The Ventures – Walk Don’t Run

The Ventures Walk Don’t RunThe roots of instrumental rock and surf music sprang from this immortal 1960 cut from the Ventures. This is one of those recordings that changed history, and the way a guitar sounded and was played. It marked the end of the 50s, and anticipated the larger role for rock guitar in the 60s and beyond. In the tradition of countless groundbreaking rock records made since, it’s a true hybrid combining some pretty unlikely sources. Back then, jazz, country, and rock ‘n’ roll did­n’t have much in common. Not much, that is, until the Ventures tackled Walk Don’t Run. Written by virtuoso jazz guitarist Johnny Smith, it came to guitarists Bob Bogle and Don Wilson by way of Chet Atkins, who did a simplified version on his Hi Fi In Focus album. (more…)

V
21 Jan 2013

Robert Cray – Phone Booth

Robert Cray Phone Booth TabGet in to the phone booth and dial up some serious blues guitar… It’s the phrasing that might trip you up here, plus those occasional staccato notes… Robert Cray started to play guitar when he lived in Seattle as a child. Seeing the Beatles on TV had influenced him to pick up the instrument in the first place – along with just about every other kid in the neighbourhood. Then his folks moved to Virginia and the young Cray was exposed to soul music for the first time and, after a succession of high school bands, headed off on a rhythm and blues route which launched a very successful career. All this goes a long way towards explaining the pop and soul influence over the Cray blues style – add to this an obvious and self-confessed Albert Collins influence and you’ve covered his stylistic base pretty much completely. (more…)

C, R
6 Jan 2013

Comping Study. Rhythm Guitar Lesson Part 2

Rhythm Guitar LessonContinuing with our rhythm guitar extravaganza, here are a couple of tasty examples – one strummy, the other thumby! Rhythm playing comes very easily to some people while others find it awkward… The stuff on offer here is technically quite straightforward, though. This lesson’s music, like previous Part One, is essentially a fairly slow blues shuffle, though the chord progression is fairly sophisticated – the sort of thing you might associate with Robben Ford, for example. Okay, I know he’s not Country but the objective here is to conjure up some groovy rhythm parts – and who cares where we find our inspiration, eh? (more…)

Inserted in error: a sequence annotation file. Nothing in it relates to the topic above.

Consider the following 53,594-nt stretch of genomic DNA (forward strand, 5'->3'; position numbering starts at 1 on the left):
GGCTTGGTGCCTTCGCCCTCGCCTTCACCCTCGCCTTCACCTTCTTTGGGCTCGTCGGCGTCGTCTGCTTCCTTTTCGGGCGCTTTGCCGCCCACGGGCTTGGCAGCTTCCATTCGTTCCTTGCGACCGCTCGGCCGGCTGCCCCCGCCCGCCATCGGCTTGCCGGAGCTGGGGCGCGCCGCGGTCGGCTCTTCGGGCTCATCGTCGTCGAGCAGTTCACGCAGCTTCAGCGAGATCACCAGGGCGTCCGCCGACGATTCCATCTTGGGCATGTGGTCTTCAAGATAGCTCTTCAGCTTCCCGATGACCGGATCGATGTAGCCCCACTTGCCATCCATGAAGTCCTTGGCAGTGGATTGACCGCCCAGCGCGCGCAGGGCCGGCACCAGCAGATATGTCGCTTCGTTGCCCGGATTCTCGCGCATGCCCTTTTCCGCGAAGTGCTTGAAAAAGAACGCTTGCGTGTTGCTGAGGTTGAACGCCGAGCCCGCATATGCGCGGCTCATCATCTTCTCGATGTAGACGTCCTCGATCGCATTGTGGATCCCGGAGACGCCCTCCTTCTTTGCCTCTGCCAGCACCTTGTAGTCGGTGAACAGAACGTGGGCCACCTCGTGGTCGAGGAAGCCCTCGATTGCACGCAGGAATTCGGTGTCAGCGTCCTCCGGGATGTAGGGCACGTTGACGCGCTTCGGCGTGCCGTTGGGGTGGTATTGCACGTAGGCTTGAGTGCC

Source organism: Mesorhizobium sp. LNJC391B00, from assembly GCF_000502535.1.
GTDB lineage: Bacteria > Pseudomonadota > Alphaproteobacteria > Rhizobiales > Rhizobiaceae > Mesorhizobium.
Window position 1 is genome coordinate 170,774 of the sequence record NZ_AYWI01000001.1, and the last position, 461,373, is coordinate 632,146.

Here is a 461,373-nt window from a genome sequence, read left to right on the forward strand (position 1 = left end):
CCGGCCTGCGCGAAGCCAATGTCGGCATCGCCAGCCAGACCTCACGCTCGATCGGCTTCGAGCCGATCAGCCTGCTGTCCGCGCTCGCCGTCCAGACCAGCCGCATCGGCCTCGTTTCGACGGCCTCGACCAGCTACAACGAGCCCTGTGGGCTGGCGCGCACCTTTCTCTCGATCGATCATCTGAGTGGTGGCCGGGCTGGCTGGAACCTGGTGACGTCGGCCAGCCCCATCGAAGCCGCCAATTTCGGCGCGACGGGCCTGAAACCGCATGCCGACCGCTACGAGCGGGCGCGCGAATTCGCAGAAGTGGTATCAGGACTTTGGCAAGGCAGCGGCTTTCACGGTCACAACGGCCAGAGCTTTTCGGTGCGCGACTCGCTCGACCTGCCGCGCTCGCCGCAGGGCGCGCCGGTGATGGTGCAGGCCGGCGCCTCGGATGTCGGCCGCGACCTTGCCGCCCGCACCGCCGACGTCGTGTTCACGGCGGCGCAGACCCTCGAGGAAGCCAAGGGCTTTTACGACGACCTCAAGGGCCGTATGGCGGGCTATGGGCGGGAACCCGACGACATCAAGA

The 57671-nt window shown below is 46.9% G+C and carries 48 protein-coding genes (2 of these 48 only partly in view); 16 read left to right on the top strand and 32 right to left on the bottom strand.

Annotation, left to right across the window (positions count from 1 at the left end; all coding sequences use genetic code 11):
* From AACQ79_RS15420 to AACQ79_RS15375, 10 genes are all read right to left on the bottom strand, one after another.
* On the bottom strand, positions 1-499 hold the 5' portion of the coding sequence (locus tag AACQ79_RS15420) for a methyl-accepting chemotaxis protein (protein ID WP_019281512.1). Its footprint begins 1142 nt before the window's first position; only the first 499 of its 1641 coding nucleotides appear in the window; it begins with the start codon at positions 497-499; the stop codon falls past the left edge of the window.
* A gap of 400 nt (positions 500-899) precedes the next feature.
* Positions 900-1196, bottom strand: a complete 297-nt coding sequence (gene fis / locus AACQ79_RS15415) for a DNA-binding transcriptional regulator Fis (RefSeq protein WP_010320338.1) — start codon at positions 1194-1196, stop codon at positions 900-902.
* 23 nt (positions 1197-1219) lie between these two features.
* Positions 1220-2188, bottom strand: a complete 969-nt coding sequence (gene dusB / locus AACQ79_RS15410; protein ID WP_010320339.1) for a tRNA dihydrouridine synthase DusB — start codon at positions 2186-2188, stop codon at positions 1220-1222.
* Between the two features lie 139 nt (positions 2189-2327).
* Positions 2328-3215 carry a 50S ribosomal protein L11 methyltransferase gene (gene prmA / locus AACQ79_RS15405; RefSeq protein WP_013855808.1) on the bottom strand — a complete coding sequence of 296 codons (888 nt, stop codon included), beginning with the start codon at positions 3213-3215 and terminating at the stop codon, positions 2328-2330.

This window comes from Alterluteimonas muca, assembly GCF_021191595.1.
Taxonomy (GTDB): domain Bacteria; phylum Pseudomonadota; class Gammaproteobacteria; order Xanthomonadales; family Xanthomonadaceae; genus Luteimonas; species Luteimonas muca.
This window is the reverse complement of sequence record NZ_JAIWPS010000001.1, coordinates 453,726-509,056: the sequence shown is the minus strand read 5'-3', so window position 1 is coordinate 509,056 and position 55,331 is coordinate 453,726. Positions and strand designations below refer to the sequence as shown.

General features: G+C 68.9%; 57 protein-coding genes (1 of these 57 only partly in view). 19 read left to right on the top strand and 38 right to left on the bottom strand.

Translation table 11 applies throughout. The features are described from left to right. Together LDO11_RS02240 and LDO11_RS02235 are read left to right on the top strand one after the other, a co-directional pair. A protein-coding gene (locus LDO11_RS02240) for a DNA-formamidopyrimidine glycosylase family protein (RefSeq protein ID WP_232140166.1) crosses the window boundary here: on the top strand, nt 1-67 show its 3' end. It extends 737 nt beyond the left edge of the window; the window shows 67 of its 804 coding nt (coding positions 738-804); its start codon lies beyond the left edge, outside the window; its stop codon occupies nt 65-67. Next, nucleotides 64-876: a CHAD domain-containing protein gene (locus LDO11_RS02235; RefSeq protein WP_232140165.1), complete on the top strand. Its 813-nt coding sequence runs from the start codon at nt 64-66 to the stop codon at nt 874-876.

Rhythm Changes Lesson. Part Two

Rhythm Changes LessonIn the part two of this rhythm changes lesson, we’re speaking about soloing ideas. The easy tempo keeps this within range of most players. In previous lesson, we looked at one of the more common chord arrangements in jazz. To recap, it all started with Charlie Parker’s fascination with the Gershwin song ‘I Got Rhythm’. He enjoyed playing over the changes so much that he based several of his own compositions on the same series of chords. In this way, this set of chord changes has entered jazz lore to almost the same extent as I-IV-V changes have entered rock’n’roll and blues. I suppose we’re operating a buy-one-get-one-free policy here: learn these changes and you’ll be able to play over loads of jazz tunes. (more…)

Marilyn Manson – Sweet Dreams

Marilyn Manson Sweet Dreams Tab SheetA re-make of the classic Eurythmics hit, performed by the gods of shock rock… This track contains fairly straightforward rhythm parts and riff ideas. The solos are also pretty simple and should not produce too many problems. This tune is a great example of how a song can be adapted for a different style. Hailing from Florida, Marilyn Manson were discovered by Nine Inch Nails frontman Trent Reznor, who produced and released their 1994 debut album Portrait of an American Family. The band began to develop a large cult following which was helped with the release of the 1995 EP Smells Like Children, yielding the band’s first big MTV hit: a dark and disturbing version of the 80s Eurythmics hit Sweet Dreams (Are Made Of This). (more…)

M
29 Dec 2012

Flatpicking for Beginners. Part Two

Flatpicking for BeginnersFed up with getting sore fingertips from practising the guitar? Are those unsightly calluses depressing you? Or maybe you just can’t bear to cut those nice long fingernails… Whatever it is, we may have the cure. Most of the piece is pretty easy but the ‘fretting behind the slide’ techniques can take a while to master. In case you don’t know, slide (or bottleneck) guitar playing is a term used when the notes are produced with the aid of a (usually hollow) cylindrical object held or placed over a finger of the left hand (the hand that you usually fret with). Originally, this cylindrical object would be the narrow end of a broken bottle (hence the term bottleneck), a knife (not recommended!) or a piece of metal tubing. (more…)

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